Monday’s monastery Montserrat

It seems unpatriotic to visit Barcelona and not see the Catalan holy place. It has played an important role in history.

The trip up there was interesting for me because I took public transportation — a bus and a train and then the special train up the mountain, which is a stunning journey.

And the site itself is magnificent.

And the basilica is quite splendid.

And there is a pretty extensive art museum with some very good paintings and artifacts from the Holy Land which includes Egypt and these lovely cats.

And the boys choir was other worldly.

It just felt more like a theme park than a sacred place. Nice day out.


Looking down on the hidden back yards out my bedroom window in the early morning.

Heading out across Las ramblas.

Of course, chocolate and churros.

Wandering Barri Gotic.

Taking the bus around the beaches.

There is just so much here to explore.


Now I’m on my own. I was glad to find the hybrid we rented is easy to drive. I took it down the coast to Tarragona, which was a major Roman port. They built the theater right on the sea.

It became a walled medieval city and still has the old narrow streets.

I had loved it last time I was there but today I was ready to move on. To another monastery, Santes Creus, in Catalan. They had a great audio visual introduction. It was a surprise to find myself in ruins.

With an old cloister with aged cypress.

And a newer Gothic one.

The church has been restored but it was closed for a wedding.

It is all set in beautiful country.


We went to Estacio Sants so Kevin could get the high speed train back to Madrid. Then I went behind the station to get a local bus up to the monastery of Pedralbes. Some local ladies were having a salsa class.

And there was nice graffiti.

Pedralbes is my favorite place in Barcelona and probably my favorite cloister. Maybe it’s lighter and more feminine because it was built by Queen Elisenda. I was able to sit on a bench in the sun and enjoy it.

Such a peaceful place.


We drove to Barcelona and checked in to the wonderful apartment.

It is on the top floor of a building in Sant Antoni, which is my favorite part of Barcelona.

Kevin had to go back home, so he had to get a Covid test at a lab. It was right up the street from Gaudi’s Casa Mila.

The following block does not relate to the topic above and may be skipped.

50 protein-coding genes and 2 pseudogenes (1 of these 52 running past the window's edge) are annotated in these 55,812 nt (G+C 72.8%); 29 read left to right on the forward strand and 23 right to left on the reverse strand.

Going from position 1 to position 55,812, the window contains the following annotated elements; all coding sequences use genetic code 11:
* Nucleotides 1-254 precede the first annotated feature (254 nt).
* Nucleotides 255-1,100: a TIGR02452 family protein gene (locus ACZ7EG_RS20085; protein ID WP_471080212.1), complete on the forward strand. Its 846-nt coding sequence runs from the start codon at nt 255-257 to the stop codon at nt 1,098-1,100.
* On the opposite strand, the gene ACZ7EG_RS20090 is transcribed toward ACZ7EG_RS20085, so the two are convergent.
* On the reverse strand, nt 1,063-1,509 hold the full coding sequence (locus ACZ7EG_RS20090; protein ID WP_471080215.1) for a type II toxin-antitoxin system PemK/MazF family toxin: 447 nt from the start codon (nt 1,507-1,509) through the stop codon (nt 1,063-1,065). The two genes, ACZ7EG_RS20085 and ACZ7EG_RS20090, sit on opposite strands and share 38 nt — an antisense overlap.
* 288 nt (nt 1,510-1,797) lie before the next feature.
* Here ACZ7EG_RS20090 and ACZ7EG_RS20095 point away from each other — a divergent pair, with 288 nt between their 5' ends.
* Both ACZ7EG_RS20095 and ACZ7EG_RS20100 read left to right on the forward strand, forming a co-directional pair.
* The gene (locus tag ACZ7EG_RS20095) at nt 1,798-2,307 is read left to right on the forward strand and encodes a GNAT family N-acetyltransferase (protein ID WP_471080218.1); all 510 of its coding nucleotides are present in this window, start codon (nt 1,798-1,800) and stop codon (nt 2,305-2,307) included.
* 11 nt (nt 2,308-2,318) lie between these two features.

With a tapas and paella restaurant right around the corner.

Certainly a great welcome to a great city.

Around the hotel

Today we took advantage of where we are, which is a hotel called Monasterio de Piedra. It was a monastery founded in the 11th century. Eventually it came into private hands and the owner developed the natural assets. And here we are.

First we toured the old church and cloister.

Then we walked in the park, which involved climbing up and down around waterfalls and ponds. I’m amazed I made it but it was so gorgeous.

We got back to the hotel for an excellent lunch and a well earned rest.

National holiday

October 12 is the national day of Spain because that’s when Columbus discovered America. It is also a day of fiesta in Zaragoza to honor Nuestra Senora del Pilar. This involves a flower float and a procession. Nonetheless it was the day I had planned to visit Zaragoza so we went ahead.

The Roman museums were open. We saw the baths.

And the theater.

Then we went to the Plaza del Pilar and saw lots of people in costume.

The float was waiting behind screens.

So glad we went. It was a happy day.


Leaving Burgos for the next stage of our journey we drove towards the rising sun.  Fortunately it was mid morning. 

We stopped in Soria for a bit of tourism and lunch.

Palaces of renaissance princes.

Main shopping street.

Kevin’s lunch — plumas de cedro, boned pork chops.

Mine, tuna with sesame seeds. The potatoes were great too.

Now we are at the Monasterio de Piedra, named after the river Piedra, which is now a hotel.

View from my room. Perfect.

Home again

Sunday in Burgos starts with hanging out the laundry.

Followed by a reward of churros and chocolate.

Then off to see the famous monastery of Las Huelgas (which originally meant untilled fields)

The tours were all booked so we came back to the apartment.

Ours is the bay window on the right under the balcony.

Then the sun came out and we went downtown for a quick lunch.

The crowds were thicker than they look because I backed up to take pictures. There are outdoor tables everywhere!

A very lively city.


Heading for the ancient past when the Romans ruled Spain. Fifty years ago a bit of mosaic floor surfaced as a farmer was plowing his field. Since then the archeologists have carefully excavated a huge villa and it has been beautifully staged.

It is completely enclosed for preservation.

What remains is mostly mosaic floor and stubs of walls. The walkways lead you around the cental courtyard. Screens show videos of how it might have looked. Very evocative.

Hard to photograph the details of the floors.

Then we went to Palencia, which was conquered by the Romans in 200 BC and has played an important role in history ever since. It is a dense city with scarce parking. We ended up at a lovely sort of ramblas park and found a great tapas restaurant.

Unfortunately I ate the food before I could take a picture.

We did catch a glimpse of the back of the cathedral.

Then we headed for a smaller town nearby, Fromista, where there is a beautiful restored tenth century church whose simple lines are the other end of the spectrum from Gothic cathedrals.

Quite a lot of variety for one day!